Warner Bros To Screen VR Films In Self-driving Cars

Warner Bros To Screen VR Films In Self-driving Cars
November 29, 2017

Intel Corp. has enlisted a new and rather unexpected ally in its effort to win the nascent autonomous vehicle market.


Brian Krzanich, the chip maker’s Chief Executive Officer, today announced a partnership with Warner Bros Entertainment Inc. to lay the groundwork for providing “immersive experiences” in self-driving cars. The companies will develop ways to stream augmented and virtual reality content for passengers while a vehicle’s on-board artificial intelligence does the driving. It’s a moonshot effort targeting what could become a massive revenue opportunity.


If the time eventually comes when a person sitting in the driver’s seat of a car won’t have to focus on the road, they’d be free to pursue more engaging activites. Access to entertainment would become an outright necessity given that the average American driver currently spends 300 hours behind the wheel each year. Intel and Warner Bros are betting that a good portion of rides will be spent consuming media content.


Automakers, for their part, would need to develop new in-vehicle entertainment systems to meet the demand. Having to add more hardware to cars would in turn require them to buy more processors, which is what Intel is counting on. The AR and VR content that it’s focusing on necessities particularly much processing power to render.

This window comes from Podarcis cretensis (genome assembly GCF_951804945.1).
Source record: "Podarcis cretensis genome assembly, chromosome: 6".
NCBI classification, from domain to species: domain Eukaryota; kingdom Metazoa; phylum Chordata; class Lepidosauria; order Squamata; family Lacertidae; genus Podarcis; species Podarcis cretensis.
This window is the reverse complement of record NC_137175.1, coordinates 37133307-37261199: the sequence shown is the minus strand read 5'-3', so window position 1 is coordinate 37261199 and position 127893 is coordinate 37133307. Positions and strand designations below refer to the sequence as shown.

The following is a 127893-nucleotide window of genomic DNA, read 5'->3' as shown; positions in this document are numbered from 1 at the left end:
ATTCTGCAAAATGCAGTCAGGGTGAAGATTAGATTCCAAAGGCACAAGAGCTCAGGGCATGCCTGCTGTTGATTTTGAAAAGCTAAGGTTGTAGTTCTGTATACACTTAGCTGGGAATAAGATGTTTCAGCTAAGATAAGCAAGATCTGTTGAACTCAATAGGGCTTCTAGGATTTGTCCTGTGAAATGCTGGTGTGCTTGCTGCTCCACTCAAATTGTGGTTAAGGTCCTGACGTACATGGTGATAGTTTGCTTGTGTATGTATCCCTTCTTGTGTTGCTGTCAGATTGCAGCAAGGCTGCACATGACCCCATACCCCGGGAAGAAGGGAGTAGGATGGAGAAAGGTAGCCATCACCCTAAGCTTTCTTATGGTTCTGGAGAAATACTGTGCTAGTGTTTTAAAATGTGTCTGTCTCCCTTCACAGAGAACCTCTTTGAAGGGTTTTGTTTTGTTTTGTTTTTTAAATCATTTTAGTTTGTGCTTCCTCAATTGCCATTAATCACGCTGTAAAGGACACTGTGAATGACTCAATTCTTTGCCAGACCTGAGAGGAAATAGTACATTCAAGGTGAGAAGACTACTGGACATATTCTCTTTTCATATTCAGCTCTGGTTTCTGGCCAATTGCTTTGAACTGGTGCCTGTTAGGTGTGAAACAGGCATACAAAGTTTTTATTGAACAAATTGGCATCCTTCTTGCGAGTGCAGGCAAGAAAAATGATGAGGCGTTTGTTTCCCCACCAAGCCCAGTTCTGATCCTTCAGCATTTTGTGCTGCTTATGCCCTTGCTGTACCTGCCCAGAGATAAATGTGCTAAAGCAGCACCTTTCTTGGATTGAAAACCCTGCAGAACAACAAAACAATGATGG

For Warner Bros, meanwhile, the revenue opportunity is more direct. Freeing up an extra 300 hours a year for people to consume media could generate a lot of extra revenue, especially when taking the advertising potential into account. 


Intel and Warner Bros plan to build a proof-of-concept vehicle for demonstrating what immersive entertainment would look like inside a self-driving car. They could use the model to pitch the concept to potential partners in the auto industry, which is already showing some interest. Ford Motor Co. last year filed a patent for an “autonomous vehicle entertainment system” designed to be installed in front of a car’s windscreen.


The prototype vehicle will be part of the 100-strong test fleet that Intel is assembling to trial its autonomous driving software. Given that the first commercial self-driving taxis could hit the road any day now, it’s no wonder the chip maker is already planning ahead for the opportunities which may emerge once the technology becomes widespread.

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